It will always be painful, you will always miss and love the person you lost. But the intensity of the pain and the overwhelming preoccupation changes. And that isn't really your choice. It's a natural organic process that you're not in charge of. The only thing you can do is find ways of supporting yourself to navigate that process as it comes through your system. It’s important to allow that to happen.
Holidays are difficult for all who have lost a loved one to suicide but especially hard for the newly bereaved survivor. The tendency is to remember happier holidays spent with all family members present. As the years go by, our loved one's absence is still difficult, but it becomes less overwhelming. Having a plan for… Continue reading Facing the Holidays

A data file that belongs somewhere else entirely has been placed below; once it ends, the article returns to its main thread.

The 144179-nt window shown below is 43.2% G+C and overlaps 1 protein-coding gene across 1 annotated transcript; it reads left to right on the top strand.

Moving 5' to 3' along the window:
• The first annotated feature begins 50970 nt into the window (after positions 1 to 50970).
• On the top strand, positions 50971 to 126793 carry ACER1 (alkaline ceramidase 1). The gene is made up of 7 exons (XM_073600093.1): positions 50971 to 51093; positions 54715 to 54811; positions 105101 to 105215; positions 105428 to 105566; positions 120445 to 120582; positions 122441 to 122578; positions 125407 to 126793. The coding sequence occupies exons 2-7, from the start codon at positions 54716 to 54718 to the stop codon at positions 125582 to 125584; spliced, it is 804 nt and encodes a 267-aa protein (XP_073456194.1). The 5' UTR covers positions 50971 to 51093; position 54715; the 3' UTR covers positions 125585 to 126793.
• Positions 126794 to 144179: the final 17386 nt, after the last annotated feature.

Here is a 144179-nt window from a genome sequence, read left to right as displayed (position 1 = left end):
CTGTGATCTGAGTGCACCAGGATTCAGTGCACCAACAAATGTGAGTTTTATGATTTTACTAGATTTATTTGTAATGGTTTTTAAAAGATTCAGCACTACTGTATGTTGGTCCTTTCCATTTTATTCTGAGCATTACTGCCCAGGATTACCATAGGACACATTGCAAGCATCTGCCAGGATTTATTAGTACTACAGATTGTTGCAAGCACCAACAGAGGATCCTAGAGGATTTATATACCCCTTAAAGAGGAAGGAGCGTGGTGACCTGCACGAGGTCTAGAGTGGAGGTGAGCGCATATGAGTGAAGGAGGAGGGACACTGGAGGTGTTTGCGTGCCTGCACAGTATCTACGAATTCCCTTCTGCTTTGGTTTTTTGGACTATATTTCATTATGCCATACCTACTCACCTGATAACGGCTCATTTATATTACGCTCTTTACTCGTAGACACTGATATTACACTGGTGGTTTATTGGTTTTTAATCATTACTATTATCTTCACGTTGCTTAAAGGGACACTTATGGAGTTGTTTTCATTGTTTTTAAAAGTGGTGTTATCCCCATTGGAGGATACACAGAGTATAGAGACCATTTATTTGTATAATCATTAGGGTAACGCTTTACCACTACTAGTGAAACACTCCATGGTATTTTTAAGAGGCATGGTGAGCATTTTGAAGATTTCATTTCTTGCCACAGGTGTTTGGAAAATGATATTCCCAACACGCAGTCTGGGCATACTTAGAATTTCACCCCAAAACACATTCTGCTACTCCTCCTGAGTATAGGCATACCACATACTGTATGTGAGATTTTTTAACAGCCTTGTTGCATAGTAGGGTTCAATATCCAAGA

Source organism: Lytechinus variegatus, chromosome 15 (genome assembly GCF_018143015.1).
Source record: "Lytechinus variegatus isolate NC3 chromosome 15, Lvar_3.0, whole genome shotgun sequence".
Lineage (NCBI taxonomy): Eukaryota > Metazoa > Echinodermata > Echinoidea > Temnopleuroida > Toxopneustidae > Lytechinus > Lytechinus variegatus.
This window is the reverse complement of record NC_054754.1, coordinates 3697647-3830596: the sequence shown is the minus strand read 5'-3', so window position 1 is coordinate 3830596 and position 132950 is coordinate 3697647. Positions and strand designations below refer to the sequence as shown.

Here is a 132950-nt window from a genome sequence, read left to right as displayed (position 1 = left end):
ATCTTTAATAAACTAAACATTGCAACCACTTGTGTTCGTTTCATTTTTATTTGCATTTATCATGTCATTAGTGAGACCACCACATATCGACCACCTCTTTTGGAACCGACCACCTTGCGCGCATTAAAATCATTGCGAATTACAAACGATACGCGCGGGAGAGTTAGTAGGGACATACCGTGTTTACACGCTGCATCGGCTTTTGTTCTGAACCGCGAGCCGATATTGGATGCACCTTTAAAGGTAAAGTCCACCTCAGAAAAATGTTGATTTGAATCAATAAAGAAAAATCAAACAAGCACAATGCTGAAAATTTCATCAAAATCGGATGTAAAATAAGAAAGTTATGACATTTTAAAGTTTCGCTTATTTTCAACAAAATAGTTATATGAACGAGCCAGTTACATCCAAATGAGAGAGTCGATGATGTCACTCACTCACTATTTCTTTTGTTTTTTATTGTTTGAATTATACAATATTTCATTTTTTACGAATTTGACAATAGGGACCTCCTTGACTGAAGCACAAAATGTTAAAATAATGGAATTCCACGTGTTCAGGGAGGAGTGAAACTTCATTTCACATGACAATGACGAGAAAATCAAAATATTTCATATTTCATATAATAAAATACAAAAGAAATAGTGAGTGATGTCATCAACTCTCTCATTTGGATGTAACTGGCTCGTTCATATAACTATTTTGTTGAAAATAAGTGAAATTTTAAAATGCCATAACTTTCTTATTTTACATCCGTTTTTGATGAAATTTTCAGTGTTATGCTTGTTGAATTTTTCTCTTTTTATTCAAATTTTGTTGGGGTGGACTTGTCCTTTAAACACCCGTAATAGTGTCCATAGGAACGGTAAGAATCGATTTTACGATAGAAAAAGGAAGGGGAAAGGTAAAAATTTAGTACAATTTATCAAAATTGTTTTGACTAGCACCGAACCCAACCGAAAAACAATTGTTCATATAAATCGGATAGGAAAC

From The Mighty: Losing the will to live is not always standing on a ledge. It’s not always being in crisis mode (for me anyway). It’s a dull ache in my chest that weighs me down constantly. I might laugh or appear normal, but that ache to disappear is there, underneath. Click below to read more.… Continue reading What it Feels Like to Lose the Will to Live
Becoming Real in the Aftermath of SuicideJuly 20, 2020 Author: Heidi Botterill for Alliance of HopeWe all know this to be a truly cruddy experience and journey. Really, it is just horrendous. There is no escaping the pain of it, the gut-punching realness of it, the self-humbling awareness that it brings. In the very dark… Continue reading Why does it still hurt so much?
Surviving through Writing by George Ochoa I am a writer, and so was my only child, Martha Corey-Ochoa, until she killed herself. It was the family business. My wife and I worked at home as freelance writers for most of Martha’s life. As soon as Martha learned to write, she began working alongside us in… Continue reading Surviving through Writing — Guest Post by George Ochoa
The Gift of Someone Who Listens By Nancy Myerholts: From Compassionate Friends, Cape Cod